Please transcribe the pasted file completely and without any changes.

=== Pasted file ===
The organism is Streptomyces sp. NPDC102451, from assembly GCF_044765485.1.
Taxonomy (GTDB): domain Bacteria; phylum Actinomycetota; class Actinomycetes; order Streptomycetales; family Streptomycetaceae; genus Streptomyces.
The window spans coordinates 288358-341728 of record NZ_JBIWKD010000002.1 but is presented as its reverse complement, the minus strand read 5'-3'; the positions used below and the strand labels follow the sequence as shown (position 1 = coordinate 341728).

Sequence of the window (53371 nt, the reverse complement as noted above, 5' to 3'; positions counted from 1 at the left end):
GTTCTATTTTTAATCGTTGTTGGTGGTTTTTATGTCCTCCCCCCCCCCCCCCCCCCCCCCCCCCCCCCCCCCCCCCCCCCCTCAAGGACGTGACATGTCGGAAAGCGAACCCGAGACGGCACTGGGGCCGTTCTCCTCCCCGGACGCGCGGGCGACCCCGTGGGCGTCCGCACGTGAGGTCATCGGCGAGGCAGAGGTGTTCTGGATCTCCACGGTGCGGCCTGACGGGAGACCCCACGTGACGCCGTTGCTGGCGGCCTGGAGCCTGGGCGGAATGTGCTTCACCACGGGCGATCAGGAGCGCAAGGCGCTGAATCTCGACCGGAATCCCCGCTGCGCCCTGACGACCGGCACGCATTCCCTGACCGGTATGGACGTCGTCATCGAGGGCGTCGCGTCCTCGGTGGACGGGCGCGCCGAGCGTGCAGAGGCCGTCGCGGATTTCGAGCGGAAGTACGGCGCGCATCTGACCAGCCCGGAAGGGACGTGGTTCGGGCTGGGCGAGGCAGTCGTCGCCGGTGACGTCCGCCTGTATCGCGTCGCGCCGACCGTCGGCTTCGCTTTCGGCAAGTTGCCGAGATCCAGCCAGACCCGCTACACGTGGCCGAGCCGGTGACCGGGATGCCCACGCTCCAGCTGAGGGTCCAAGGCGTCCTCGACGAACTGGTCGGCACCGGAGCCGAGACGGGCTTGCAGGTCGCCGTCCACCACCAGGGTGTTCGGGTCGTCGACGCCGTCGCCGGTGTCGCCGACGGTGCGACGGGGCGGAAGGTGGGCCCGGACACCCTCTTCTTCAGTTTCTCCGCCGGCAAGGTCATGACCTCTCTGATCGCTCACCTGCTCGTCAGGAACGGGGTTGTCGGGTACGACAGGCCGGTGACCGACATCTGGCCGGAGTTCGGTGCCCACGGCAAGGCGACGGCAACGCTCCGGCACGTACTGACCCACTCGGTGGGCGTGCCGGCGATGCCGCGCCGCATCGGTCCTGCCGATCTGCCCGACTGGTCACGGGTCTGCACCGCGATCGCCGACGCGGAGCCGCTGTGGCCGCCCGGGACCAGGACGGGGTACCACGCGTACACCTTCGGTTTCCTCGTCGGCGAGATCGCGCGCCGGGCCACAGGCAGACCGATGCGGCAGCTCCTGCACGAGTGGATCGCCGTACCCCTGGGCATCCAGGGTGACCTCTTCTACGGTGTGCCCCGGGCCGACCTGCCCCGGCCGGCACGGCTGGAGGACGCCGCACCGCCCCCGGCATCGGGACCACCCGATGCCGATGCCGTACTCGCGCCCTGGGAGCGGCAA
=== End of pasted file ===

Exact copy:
The organism is Streptomyces sp. NPDC102451, from assembly GCF_044765485.1.
Taxonomy (GTDB): domain Bacteria; phylum Actinomycetota; class Actinomycetes; order Streptomycetales; family Streptomycetaceae; genus Streptomyces.
The window spans coordinates 288358-341728 of record NZ_JBIWKD010000002.1 but is presented as its reverse complement, the minus strand read 5'-3'; the positions used below and the strand labels follow the sequence as shown (position 1 = coordinate 341728).

Sequence of the window (53371 nt, the reverse complement as noted above, 5' to 3'; positions counted from 1 at the left end):
GTTCTATTTTTAATCGTTGTTGGTGGTTTTTATGTCCTCCCCCCCCCCCCCCCCCCCCCCCCCCCCCCCCCCCCCCCCCCCTCAAGGACGTGACATGTCGGAAAGCGAACCCGAGACGGCACTGGGGCCGTTCTCCTCCCCGGACGCGCGGGCGACCCCGTGGGCGTCCGCACGTGAGGTCATCGGCGAGGCAGAGGTGTTCTGGATCTCCACGGTGCGGCCTGACGGGAGACCCCACGTGACGCCGTTGCTGGCGGCCTGGAGCCTGGGCGGAATGTGCTTCACCACGGGCGATCAGGAGCGCAAGGCGCTGAATCTCGACCGGAATCCCCGCTGCGCCCTGACGACCGGCACGCATTCCCTGACCGGTATGGACGTCGTCATCGAGGGCGTCGCGTCCTCGGTGGACGGGCGCGCCGAGCGTGCAGAGGCCGTCGCGGATTTCGAGCGGAAGTACGGCGCGCATCTGACCAGCCCGGAAGGGACGTGGTTCGGGCTGGGCGAGGCAGTCGTCGCCGGTGACGTCCGCCTGTATCGCGTCGCGCCGACCGTCGGCTTCGCTTTCGGCAAGTTGCCGAGATCCAGCCAGACCCGCTACACGTGGCCGAGCCGGTGACCGGGATGCCCACGCTCCAGCTGAGGGTCCAAGGCGTCCTCGACGAACTGGTCGGCACCGGAGCCGAGACGGGCTTGCAGGTCGCCGTCCACCACCAGGGTGTTCGGGTCGTCGACGCCGTCGCCGGTGTCGCCGACGGTGCGACGGGGCGGAAGGTGGGCCCGGACACCCTCTTCTTCAGTTTCTCCGCCGGCAAGGTCATGACCTCTCTGATCGCTCACCTGCTCGTCAGGAACGGGGTTGTCGGGTACGACAGGCCGGTGACCGACATCTGGCCGGAGTTCGGTGCCCACGGCAAGGCGACGGCAACGCTCCGGCACGTACTGACCCACTCGGTGGGCGTGCCGGCGATGCCGCGCCGCATCGGTCCTGCCGATCTGCCCGACTGGTCACGGGTCTGCACCGCGATCGCCGACGCGGAGCCGCTGTGGCCGCCCGGGACCAGGACGGGGTACCACGCGTACACCTTCGGTTTCCTCGTCGGCGAGATCGCGCGCCGGGCCACAGGCAGACCGATGCGGCAGCTCCTGCACGAGTGGATCGCCGTACCCCTGGGCATCCAGGGTGACCTCTTCTACGGTGTGCCCCGGGCCGACCTGCCCCGGCCGGCACGGCTGGAGGACGCCGCACCGCCCCCGGCATCGGGACCACCCGATGCCGATGCCGTACTCGCGCCCTGGGAGCGGCAA